HeadCount  evolved from an idea that politics and music are inherently intertwined, says co-chair Andy Bernstein. The grassroots group recognized that young people are already getting together and sharing ideas. They're already organizing around things that they care about, and one of those things is music. It just made good sense to add civic engagement into the mix.
Last week, Concerts4Charity released A Call to Action, a documentary about how the live music community and grassroots organizers came together to form HeadCount, a voter registration group focused on registering young people at concerts and music festivals. Those involved with HeadCount include Phish, Bela Fleck, the Dave Mathews Band, and Bob Weir of The Grateful Dead--who sits on the organization's Board of Directors.
Bernstein says when he thinks about political organizing, he hears music. "I always picture music from the 1960s. Social movements to me are often tied to music," he said. "[We're] fully recognizing that Woodstock is not the Martin Luther King 'I Have a Dream' speech--and that Jerry Garcia and Gandhi are not to be in the same sentence. I'm not trying to put music in a place it doesn't deserve to be. But music is an imprint. It's something that strikes people at a very core emotional level. Something that inspires people and also inspires change."
In 2004, HeadCount registered  48,500 people to vote - more than any other all-volunteer group. Now, before the 2008 Presidential Election, the group plans to beat that record, with the goal of registering 100,000 voters at 1,000 live concerts.
But how many young people who happen to fill out a form at a music festival will actually turn out to the polls come November? Bernstein says 81 percent of 18-to-24 year olds who registered to vote ended up voting. That's pretty comparable to the rate for the general population, which is 89 percent. "It's probably a misconception that a lot of young people register and don't vote," Bernstein said. "The reality is that a lot of young people don't register."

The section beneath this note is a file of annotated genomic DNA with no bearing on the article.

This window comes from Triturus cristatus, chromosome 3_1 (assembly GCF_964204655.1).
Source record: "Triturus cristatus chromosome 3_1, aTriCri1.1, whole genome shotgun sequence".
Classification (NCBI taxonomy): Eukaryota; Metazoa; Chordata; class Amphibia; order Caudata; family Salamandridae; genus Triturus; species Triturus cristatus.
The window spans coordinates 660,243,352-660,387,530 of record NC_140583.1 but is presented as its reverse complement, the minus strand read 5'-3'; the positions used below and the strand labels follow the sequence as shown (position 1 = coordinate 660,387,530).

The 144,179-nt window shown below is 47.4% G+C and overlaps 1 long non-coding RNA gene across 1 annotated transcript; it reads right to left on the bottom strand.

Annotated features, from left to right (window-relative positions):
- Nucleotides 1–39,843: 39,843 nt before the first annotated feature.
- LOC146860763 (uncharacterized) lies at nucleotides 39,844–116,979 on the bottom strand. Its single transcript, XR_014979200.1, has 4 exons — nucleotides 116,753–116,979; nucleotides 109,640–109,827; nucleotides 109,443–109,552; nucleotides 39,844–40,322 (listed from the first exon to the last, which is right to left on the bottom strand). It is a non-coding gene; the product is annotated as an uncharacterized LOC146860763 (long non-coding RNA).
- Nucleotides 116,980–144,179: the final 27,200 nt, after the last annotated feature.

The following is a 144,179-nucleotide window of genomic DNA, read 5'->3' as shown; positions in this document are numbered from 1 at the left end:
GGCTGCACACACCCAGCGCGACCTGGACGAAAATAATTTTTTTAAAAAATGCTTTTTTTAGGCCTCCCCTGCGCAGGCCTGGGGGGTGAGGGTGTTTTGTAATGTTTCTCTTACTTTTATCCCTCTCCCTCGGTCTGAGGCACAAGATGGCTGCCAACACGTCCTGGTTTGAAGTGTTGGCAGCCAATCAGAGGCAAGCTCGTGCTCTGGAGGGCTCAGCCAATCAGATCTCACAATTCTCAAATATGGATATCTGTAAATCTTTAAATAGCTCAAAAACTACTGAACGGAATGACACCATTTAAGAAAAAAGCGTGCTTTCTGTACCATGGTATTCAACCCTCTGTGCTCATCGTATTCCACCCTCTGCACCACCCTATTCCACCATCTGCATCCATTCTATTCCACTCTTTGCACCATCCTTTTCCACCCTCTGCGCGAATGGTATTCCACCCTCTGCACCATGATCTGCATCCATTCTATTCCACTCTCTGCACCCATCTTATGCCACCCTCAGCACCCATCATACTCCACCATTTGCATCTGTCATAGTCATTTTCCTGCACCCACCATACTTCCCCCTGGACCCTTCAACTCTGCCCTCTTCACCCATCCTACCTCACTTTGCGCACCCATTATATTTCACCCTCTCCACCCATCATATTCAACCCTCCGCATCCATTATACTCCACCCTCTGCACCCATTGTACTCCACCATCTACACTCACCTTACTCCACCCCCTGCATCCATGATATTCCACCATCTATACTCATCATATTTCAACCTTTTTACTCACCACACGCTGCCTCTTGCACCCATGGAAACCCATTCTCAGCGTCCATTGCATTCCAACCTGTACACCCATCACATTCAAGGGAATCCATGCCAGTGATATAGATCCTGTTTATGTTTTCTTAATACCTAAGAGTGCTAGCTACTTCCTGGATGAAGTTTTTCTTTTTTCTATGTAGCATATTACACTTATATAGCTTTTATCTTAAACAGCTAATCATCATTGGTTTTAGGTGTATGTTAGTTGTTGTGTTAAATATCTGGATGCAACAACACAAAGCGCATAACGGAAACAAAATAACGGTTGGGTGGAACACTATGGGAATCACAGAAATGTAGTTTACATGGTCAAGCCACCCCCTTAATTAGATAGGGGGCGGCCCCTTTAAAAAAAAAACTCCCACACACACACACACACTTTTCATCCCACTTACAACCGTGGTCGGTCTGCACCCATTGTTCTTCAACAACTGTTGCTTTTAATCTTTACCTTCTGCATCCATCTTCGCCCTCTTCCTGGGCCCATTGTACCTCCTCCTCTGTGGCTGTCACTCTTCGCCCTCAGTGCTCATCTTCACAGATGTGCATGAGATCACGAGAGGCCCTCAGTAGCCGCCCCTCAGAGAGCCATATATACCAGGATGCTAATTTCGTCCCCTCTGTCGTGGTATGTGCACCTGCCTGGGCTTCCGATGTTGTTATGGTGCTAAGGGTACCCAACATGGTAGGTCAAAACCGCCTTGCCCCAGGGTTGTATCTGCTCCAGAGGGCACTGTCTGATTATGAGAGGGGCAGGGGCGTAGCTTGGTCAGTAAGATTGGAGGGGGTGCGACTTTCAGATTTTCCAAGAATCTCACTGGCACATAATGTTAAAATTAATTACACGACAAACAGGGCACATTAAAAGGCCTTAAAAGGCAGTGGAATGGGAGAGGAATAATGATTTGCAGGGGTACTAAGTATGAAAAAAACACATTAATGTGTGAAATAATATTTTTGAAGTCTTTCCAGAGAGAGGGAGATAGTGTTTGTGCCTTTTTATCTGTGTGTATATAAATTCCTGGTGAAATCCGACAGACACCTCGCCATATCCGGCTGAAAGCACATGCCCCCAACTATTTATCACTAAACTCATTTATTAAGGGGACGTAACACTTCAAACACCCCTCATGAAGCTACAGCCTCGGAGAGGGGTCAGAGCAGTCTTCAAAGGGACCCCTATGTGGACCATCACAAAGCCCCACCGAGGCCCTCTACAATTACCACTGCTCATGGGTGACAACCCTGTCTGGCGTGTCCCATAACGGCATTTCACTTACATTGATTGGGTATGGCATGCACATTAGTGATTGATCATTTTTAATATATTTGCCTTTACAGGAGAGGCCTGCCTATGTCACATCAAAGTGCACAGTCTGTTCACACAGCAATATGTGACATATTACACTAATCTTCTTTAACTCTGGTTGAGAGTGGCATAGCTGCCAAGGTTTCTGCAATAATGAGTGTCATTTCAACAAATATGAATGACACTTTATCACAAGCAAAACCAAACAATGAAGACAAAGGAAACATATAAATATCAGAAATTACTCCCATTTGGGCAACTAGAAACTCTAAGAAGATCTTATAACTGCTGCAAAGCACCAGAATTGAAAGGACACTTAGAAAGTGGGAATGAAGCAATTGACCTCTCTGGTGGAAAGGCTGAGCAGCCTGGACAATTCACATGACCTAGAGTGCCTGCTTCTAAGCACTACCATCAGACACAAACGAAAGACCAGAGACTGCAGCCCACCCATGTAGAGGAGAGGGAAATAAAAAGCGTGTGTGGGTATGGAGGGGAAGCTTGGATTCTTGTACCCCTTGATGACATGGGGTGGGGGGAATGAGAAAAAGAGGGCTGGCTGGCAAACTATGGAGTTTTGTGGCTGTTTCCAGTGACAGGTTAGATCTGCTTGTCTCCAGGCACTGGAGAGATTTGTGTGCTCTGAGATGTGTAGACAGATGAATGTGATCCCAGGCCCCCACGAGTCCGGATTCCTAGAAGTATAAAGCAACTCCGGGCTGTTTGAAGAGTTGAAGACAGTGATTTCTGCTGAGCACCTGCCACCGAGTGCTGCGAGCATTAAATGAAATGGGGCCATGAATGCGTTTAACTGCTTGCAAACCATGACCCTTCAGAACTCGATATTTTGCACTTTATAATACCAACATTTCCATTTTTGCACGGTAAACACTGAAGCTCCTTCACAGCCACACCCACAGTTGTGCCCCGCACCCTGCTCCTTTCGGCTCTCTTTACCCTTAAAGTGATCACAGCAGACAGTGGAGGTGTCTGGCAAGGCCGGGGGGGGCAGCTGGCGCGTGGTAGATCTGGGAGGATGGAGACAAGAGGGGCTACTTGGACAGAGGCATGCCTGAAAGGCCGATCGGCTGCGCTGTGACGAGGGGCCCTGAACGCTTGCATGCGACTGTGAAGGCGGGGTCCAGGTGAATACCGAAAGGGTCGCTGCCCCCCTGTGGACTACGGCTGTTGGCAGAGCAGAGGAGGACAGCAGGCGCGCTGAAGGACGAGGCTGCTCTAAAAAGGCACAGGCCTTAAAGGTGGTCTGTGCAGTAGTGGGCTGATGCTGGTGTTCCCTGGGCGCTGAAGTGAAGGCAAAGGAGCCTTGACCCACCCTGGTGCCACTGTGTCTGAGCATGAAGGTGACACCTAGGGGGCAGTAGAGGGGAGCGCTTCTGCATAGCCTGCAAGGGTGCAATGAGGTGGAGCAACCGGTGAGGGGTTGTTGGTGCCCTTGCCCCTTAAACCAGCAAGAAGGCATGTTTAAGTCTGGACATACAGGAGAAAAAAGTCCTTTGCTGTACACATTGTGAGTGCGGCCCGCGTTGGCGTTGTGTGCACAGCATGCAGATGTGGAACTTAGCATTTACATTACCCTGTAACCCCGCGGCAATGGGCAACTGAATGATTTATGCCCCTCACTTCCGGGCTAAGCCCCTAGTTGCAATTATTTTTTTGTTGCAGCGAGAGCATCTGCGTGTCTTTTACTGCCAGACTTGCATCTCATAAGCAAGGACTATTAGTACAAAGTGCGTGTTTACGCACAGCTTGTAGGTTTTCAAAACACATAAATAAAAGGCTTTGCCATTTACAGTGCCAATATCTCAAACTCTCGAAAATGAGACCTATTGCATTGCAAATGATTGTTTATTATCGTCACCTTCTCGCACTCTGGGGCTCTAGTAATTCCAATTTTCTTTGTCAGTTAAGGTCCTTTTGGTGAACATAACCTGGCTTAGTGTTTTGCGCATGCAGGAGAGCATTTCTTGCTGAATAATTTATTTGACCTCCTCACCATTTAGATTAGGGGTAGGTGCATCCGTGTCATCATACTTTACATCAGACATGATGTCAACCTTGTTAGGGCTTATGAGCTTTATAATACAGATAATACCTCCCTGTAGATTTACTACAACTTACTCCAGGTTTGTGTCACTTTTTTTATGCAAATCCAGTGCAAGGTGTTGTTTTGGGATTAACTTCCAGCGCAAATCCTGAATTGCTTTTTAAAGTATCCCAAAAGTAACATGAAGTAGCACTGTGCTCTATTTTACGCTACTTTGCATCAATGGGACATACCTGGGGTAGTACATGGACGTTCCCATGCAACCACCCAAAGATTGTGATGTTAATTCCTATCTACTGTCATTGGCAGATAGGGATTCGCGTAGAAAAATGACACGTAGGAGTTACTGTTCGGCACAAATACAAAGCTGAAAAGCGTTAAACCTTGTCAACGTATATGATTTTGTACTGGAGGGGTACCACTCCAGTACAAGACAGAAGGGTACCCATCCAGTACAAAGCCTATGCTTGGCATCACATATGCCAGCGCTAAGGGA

The 20-minute film, A Call to Action, makes it clear that HeadCount tends to show up at certain kinds of concerts and festivals. Bernstein said that the group's next step is to diversify ethnically and register voters at hip hop shows, international music shows, etc. "Very candidly, we're not there yet," he said. "You start somewhere.... The festivals that we're at is very much a music community--not a very ethnically diverse community, but a community."
Targeting some audiences and not others could potentially affect HeadCount's nonpartisanship. But both Bernstein and board member Weir say that their only goal is to register as many people as they can, regardless of political preferences. "Headcount has to by nature be totally nonpartisan...," Weir says in the film. "Its only purpose is to get people registered and get them pointed toward to the polls. It's up to the folks to make their own minds up."
Bernstein says the organization can't make young people care, but it can do its best to inspire people. "We want to give people a reason to care, inspire people, and make things relevant," he said. "You can't make someone care about something, you can only present things in a way where they choose to care."
Music has proven an effective way to do that. Watch  the full HeadCount documentary, A Call to Action.
Sumedha Sood is a 2007 fellow in the Academy for Alternative Journalism at Northwestern University's Medill School of Journalism. The former assistant editor at the Center for American Progress, she is a frequent contributor to WireTap and AlterNet.org.